SAN FRANCISCO — Union Bank of California said late Thursday that it had agreed to sell its three branches in Guam and Saipan to First Hawaiian Bank.

The deal is part of a restructuring Union Bank unveiled last fall to emphasize faster-growing markets and businesses, a company spokesman said. The price for the three branches, which have deposits of $200 million, was not disclosed.

Analysts said they were not surprised by UnionBanCal’s decision to sell the branches to the BankWest Corp. subsidiary, given the seller’s modest presence in those areas and its U.S. mainland-centric strategy. “Financially and operationally, the sale is immaterial,” said Campbell Chaney, an analyst with Tucker Anthony Sutro Capital Markets. “What it shows is that the company is looking deep” to wring out all inefficiencies, he said.

Bank of Tokyo-Mitsubishi owns 64% of UnionBanCal Corp., which runs Union Bank. The Japanese banking giant recently completed a merger with two other Japanese banks. Speculation that it might sell its stake in UnionBanCal has surfaced from time to time, particularly as the Japanese economy has weakened.

Rosalind Looby, an analyst at Credit Suisse First Boston, said she believes Tokyo-Mitsubishi is trying to raise cash. She said she doesn’t think a sale of UnionBanCal is going to happen soon, but the behavior of its stock price reflects “a perception in the market that a takeover is likely.”

Perhaps fueling those rumors is UnionBanCal’s announcement early last week that Takahiro Moriguchi, its chief executive officer since 1997, would return to Bank of Tokyo-Mitsubishi’s headquarters to take an unspecified assignment. He is to be succeeded as CEO by Norimichi Kanari, a vice chairman of Bank of Tokyo-Mitsubishi.

The moves cap months of turmoil at a company that has struggled to overcome declining profits and problems with asset quality. Last September management started the process of winnowing down to core businesses, announcing it would “unwind” a $1 billion indirect auto lending portfolio. It also identified trust and investments as a growth area, and said in December that it would buy Copper Mountain Trust Corp. of Portland, Ore.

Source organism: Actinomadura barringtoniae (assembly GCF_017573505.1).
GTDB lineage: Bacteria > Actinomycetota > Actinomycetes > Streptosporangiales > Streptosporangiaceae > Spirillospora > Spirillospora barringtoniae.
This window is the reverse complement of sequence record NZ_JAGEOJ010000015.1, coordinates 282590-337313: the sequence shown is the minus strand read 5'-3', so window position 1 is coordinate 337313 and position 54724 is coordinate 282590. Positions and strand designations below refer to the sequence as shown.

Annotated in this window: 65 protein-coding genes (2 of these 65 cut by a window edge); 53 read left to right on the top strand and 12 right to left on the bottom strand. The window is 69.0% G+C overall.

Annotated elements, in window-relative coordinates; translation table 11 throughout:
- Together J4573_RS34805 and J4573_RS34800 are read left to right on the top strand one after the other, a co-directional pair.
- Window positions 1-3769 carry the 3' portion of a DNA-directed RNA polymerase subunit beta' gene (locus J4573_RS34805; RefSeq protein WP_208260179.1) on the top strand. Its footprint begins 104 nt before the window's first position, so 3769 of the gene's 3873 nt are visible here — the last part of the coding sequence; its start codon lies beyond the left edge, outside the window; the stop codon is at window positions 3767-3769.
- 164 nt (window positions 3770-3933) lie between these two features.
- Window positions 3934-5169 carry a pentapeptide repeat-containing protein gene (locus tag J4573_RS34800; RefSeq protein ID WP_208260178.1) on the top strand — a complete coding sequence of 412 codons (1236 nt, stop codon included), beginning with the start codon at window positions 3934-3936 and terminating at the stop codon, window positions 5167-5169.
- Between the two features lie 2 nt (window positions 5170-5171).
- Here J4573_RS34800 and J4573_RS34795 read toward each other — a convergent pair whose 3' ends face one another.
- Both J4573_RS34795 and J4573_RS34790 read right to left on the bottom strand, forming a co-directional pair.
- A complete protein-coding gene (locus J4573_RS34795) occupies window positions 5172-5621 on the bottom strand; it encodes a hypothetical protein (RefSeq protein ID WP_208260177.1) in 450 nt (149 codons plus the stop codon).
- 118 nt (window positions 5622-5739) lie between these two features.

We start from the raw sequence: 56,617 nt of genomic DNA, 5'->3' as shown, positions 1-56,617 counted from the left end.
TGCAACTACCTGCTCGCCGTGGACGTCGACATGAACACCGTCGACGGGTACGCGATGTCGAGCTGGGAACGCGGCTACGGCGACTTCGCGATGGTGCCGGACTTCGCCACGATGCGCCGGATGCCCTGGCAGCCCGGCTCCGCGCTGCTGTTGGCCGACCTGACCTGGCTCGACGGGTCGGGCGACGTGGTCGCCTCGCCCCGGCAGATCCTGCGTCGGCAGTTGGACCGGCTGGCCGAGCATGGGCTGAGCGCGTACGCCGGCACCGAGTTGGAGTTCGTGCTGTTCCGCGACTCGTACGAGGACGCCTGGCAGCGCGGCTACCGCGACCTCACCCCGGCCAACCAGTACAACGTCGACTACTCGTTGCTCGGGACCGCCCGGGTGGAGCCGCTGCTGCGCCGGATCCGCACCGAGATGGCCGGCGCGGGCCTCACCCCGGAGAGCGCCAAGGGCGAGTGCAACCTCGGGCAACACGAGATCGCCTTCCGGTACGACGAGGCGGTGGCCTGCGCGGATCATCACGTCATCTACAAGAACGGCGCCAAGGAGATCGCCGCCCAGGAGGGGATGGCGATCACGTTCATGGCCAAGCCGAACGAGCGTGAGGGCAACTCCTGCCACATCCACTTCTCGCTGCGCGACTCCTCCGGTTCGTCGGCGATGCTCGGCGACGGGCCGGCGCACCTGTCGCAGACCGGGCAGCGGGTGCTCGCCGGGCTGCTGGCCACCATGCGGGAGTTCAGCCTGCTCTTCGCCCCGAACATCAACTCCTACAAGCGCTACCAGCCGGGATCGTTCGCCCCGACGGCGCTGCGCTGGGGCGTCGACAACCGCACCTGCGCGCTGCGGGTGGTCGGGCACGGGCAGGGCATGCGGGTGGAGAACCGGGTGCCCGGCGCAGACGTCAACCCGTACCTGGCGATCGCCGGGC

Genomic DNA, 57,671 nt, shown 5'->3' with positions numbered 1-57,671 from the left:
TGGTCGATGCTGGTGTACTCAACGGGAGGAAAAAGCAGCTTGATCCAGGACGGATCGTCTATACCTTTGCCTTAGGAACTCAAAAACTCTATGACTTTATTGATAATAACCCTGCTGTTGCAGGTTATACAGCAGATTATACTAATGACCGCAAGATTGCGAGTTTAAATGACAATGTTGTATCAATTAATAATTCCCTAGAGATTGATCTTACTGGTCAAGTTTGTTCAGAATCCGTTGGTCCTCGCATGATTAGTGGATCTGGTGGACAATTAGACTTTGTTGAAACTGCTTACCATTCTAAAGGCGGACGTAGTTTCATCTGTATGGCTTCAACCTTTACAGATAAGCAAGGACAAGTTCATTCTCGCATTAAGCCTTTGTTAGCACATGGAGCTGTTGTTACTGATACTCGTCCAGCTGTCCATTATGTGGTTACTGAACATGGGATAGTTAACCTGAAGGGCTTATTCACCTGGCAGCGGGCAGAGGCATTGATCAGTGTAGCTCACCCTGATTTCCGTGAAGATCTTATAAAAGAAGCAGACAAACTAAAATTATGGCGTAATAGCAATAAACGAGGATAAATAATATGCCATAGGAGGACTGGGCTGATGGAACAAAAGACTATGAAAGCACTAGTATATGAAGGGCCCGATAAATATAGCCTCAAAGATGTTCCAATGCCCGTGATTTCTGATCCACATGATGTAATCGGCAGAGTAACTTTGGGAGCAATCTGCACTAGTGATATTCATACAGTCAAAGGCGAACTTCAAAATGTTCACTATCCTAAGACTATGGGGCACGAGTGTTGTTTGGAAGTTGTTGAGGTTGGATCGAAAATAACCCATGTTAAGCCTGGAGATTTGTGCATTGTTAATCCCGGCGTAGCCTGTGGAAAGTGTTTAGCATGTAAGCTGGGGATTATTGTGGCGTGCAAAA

UnionBanCal has operated in Guam and Saipan since 1974, when its predecessor, Bank of Tokyo of California, established itself there. The three branches were the company’s only retail offices outside the U.S. mainland. “Union Bank of California’s presence in Guam and Saipan is deeply rooted in history” and “it is difficult to leave,” said Richard C. Hartnack, a vice chairman.

UnionBanCal spokesman Stephen Johnson said Friday: “We looked at markets where we saw we had greater growth potential, and those were in areas like San Diego and Los Angeles. In looking at the branch network, we’ll exit areas that don’t have growth.”

For First Hawaiian, the branch deal, which is slated to close in the fourth quarter, would allow it to leapfrog over the third-largest depository institution in Guam, Citigroup, to a 20% market share behind Bank of Guam and Pacific Century Financial Corp.

“This is a wonderful opportunity to expand our commitment to Guam and Saipan, a region that we already know well from long experience,” said First Hawaiian vice chairman Donald G. Horner. First Hawaiian has operated on Guam since 1970 and has had a branch in Saipan since 1997.

Guam law would prevent First Hawaiian from keeping the two Guam branches open. It would move customer accounts to one of First Hawaiian’s two branches on the island. It would be able to keep open the UnionBanCalbranch in Saipan.

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